Viability of Fulfilling the Nuclear-Nonproliferation Treaty in a Post-Cold War World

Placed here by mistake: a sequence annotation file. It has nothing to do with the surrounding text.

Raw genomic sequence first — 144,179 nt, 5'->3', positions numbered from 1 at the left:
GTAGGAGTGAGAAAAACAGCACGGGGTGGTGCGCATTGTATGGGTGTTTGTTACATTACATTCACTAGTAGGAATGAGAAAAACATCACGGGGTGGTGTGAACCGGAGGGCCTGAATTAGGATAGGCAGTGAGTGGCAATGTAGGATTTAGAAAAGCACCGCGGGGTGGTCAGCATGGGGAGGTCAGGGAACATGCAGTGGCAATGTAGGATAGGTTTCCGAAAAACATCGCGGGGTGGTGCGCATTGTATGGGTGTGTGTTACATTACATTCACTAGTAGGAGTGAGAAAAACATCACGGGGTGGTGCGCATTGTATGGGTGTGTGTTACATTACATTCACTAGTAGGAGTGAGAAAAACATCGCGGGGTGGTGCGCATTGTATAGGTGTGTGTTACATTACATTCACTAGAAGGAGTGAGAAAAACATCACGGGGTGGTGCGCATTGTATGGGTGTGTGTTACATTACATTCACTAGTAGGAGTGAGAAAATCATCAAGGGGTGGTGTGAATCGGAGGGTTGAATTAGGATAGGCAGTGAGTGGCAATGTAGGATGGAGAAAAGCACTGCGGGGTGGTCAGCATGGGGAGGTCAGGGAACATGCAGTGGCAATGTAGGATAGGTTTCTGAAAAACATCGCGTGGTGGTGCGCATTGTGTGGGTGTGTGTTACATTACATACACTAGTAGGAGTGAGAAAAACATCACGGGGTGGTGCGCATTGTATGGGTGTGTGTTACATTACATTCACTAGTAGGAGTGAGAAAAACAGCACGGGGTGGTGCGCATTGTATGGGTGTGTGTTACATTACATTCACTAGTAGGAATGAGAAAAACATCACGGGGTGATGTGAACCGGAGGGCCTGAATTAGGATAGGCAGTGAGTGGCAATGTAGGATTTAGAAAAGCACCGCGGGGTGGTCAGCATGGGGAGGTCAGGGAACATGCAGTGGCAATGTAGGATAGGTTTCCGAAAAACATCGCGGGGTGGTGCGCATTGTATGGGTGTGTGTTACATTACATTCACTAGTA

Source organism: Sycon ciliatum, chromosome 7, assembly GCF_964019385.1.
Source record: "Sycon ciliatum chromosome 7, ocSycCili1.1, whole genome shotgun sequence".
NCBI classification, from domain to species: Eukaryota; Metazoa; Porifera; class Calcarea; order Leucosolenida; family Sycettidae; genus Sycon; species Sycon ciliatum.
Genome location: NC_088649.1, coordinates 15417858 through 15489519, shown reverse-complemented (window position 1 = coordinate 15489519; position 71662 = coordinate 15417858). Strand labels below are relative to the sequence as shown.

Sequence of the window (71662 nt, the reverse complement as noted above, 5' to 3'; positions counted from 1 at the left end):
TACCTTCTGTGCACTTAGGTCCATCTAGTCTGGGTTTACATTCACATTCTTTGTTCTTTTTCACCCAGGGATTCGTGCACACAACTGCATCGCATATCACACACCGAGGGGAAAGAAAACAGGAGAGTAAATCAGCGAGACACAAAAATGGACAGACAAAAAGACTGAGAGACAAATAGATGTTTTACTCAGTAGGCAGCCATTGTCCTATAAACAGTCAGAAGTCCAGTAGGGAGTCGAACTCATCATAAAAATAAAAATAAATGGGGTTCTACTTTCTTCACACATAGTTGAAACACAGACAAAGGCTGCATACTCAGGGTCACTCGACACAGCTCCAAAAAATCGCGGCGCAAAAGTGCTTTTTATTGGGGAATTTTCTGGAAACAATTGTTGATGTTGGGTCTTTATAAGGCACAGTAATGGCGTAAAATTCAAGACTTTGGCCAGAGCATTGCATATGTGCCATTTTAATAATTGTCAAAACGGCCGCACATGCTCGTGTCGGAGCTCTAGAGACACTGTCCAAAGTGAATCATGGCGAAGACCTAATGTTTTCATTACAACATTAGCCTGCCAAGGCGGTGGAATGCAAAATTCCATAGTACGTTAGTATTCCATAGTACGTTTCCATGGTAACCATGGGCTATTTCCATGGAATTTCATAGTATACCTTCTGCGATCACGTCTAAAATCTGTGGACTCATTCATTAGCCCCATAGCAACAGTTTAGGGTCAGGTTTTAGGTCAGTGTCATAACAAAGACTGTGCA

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The Nuclear Nonproliferation Treaty has an end goal of complete disarmament. Despite the creation of successful programs - such as Megatons to Megawatts between the United States and Russia - which have aimed at the gradual reduction of surplus nuclear stockpiles, the prospect of the total elimination of nuclear weapons now seems fleeting as it is no longer a bilateral issue between two hegemonic powers, but one that is widespread among states with varying interests. This paper examines why we are struggling to successfully fulfill the NPT by stressing the issues of deterrence, modernization, and noncompliance in our current political climate, which has seen increases in proliferation as opposed to gradual disarmament. I also address potential solutions, such as the creation of an international fuel bank, the use of irreversible safeguards agreements, and a program dedicated to the global recycling nuclear fuel for clean energy rather than using it for further proliferation.